Germany’s Bf109 is one of those iconic types that served through the entire war and is a symbol of that nation’s war effort. Like other long serving types the Bf109 was modified heavily during that time.
Join me for a brief look at an intermediate model.
This is the most important version the Bf109 I haven’t even touched on yet here. If the “E” model was pre-eminent at the start of the war, and the “G” at the end (there was also a “K”, but that was more of a “G” with a fresh coat of wax); the “F” was an obvious stepping stone. It featured aerodynamic improvements all around; smoother nose contour, cleaner tail plane, and rounded wing tips. The engine was the ultimate expression of the DB 601 family delivering over 1100 hp. And the armament was rearranged; all guns were removed from the wings and a new 15 mm cannon fired through the propeller spinner. This last received mixed reviews, it made for a concentrated cone of fire with all guns in the nose; but the total weight of fire (2 light machine guns and a light cannon) was reduced.
Although early production “F”s (commonly known as “Friedrich”) had some structural problems these were quickly sorted out and Friedrich came to be known as the best flying variant of the Bf109. It best combined maneuverability and power. When the “G” (Gustav) replaced it, the Friedrich’s basic form was retained but the new, bigger DB 605 engine replaced the DB 601. No doubt it added power, but at the expense of handling. Obviously for a fighter the pure power was more important, but many pilots preferred flying the Friedrich.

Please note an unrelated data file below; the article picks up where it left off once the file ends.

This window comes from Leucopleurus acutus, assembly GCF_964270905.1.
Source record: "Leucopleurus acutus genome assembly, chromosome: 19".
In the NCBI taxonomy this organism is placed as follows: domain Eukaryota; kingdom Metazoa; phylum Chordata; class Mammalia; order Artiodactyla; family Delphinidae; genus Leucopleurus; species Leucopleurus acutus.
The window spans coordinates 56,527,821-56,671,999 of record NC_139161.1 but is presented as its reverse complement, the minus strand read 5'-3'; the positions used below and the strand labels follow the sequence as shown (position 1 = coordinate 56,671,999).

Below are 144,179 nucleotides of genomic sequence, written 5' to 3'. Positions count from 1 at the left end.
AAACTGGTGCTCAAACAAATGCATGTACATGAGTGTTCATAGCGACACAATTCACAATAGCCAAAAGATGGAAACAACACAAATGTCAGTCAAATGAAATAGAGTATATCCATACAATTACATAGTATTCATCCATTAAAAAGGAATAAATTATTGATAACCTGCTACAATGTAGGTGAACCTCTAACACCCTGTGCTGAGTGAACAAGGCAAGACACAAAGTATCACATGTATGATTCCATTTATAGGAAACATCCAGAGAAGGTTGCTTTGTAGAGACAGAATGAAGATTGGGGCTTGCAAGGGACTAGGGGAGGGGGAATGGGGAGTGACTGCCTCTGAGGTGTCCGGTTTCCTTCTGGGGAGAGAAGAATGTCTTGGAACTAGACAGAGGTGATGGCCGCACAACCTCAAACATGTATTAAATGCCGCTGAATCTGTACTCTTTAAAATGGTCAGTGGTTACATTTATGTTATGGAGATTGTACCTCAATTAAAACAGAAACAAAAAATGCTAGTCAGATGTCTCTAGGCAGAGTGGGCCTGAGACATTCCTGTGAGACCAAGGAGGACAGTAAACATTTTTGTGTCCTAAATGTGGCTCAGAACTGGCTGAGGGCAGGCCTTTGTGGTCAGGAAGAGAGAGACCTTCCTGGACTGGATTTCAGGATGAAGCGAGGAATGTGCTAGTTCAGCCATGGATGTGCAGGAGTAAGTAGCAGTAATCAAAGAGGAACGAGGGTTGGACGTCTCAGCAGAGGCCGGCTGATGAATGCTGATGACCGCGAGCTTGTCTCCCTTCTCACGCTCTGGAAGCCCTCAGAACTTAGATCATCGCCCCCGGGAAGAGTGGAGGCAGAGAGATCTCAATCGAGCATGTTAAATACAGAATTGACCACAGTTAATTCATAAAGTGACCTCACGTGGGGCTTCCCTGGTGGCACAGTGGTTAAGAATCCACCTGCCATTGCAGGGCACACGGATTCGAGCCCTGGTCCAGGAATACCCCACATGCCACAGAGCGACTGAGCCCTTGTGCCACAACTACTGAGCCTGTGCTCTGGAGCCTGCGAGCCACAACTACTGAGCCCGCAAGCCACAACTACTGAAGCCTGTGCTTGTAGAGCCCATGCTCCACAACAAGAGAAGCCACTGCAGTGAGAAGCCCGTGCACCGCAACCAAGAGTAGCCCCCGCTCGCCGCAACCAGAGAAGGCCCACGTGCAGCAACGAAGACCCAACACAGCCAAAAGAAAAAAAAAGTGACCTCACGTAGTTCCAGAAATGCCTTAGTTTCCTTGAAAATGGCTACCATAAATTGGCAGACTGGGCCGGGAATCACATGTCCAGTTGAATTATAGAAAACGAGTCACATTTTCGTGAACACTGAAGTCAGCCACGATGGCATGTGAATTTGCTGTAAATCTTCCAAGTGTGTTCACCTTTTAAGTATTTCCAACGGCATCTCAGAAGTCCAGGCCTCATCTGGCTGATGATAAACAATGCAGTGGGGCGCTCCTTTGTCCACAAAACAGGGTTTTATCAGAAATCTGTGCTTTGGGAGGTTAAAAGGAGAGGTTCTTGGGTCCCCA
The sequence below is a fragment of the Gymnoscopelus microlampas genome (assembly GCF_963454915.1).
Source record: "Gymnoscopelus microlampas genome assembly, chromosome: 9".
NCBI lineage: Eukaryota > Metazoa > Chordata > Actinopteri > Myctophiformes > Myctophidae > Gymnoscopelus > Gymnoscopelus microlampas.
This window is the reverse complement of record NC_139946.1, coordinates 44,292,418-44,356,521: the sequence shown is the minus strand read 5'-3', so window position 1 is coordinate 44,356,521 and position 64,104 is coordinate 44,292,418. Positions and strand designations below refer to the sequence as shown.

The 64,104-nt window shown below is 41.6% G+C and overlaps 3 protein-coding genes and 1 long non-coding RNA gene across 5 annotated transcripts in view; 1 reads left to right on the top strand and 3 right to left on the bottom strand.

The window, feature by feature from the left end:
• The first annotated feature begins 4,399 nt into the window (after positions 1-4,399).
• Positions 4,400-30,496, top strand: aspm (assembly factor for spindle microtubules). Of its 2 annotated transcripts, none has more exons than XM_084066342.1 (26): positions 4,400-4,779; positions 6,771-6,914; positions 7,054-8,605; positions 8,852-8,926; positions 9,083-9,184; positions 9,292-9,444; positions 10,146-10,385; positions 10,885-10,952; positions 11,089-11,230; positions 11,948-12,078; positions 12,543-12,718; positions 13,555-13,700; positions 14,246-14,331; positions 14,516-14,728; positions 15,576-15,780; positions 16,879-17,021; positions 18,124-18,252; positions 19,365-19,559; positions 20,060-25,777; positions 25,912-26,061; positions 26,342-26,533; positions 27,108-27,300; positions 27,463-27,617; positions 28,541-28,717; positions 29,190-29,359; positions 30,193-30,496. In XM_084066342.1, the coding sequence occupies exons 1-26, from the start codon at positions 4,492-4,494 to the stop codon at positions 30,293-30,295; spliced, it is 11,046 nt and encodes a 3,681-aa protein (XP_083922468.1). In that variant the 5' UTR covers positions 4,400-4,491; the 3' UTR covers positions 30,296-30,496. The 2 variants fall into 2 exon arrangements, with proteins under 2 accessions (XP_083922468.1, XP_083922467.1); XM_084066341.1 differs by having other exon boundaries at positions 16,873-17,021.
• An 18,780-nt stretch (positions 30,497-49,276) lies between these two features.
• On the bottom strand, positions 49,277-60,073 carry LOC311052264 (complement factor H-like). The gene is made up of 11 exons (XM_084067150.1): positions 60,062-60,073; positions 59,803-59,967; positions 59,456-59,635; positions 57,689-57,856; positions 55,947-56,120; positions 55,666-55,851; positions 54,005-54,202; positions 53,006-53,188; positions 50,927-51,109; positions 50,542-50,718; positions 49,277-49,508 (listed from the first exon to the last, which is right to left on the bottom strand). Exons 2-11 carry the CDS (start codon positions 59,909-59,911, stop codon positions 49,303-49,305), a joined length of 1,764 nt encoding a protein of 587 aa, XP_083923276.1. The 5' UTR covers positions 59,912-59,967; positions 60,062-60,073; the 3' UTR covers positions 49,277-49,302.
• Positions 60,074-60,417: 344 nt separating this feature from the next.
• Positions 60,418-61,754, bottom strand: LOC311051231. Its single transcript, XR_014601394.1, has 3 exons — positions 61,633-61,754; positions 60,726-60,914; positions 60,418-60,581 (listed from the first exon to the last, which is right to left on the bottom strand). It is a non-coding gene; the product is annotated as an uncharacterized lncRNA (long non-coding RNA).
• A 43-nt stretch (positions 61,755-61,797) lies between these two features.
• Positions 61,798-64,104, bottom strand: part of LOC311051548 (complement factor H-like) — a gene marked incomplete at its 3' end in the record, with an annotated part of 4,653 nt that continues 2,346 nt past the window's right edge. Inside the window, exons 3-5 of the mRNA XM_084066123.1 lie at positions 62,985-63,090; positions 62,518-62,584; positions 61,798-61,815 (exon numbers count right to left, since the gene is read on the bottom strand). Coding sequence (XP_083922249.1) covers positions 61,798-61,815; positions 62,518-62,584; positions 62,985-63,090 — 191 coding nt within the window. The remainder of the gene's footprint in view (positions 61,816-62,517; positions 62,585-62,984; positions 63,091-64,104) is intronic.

This particular aircraft is the Hasegawa kit. It is a Friedrich based on the Eastern Front, assigned to the “Blue Squadron”. This is a story I wish I had more information on. When Hitler went to war against Russia he had attempted to convince Spanish dictator Francisco Franco (who is indeed still dead) to join in the war with him. After several hours of negotiations Hitler supposedly said “I’d rather have several teeth extracted than go through that again”. Franco would not join Germany in the greater war; BUT, Spanish volunteers would fight with Germany in their own units under the condition they were only to be used against Russia (Franco was a Fascist, who had just won his own Civil War against Communists with German assistance). This took the form of both land and air units. The Blue Division, as often happens with all volunteer forces, proved to be fully as capable as any German unit and was regarded as being the very best of the “foreign” forces within the Wehrmacht.
The Blue Squadron is a more complicated story. The initial idea was that they would form air support for the Blue Division. But the Luftwaffe never made this happen. They formed an entire squadron attached to JG 27, with a few smaller groups on other detachments. They were equipped with the Bf109E with hand-me-downs as Luftwaffe groups were getting Friedrichs. Late in their deployment they finally were issued Friedrichs as seen here. I seem to remember reading somewhere there was tension related to the quality of equipment and support they received from the Luftwaffe, but I cannot find that source for now. Later, a second deployment of the Blue Squadron was attached to JG 51 with Fw190s and achieved better results. In total, the “Escuadrilla Azul” scored about 160 kills for 20 losses. I’d love to hear from any reader who might know more about this!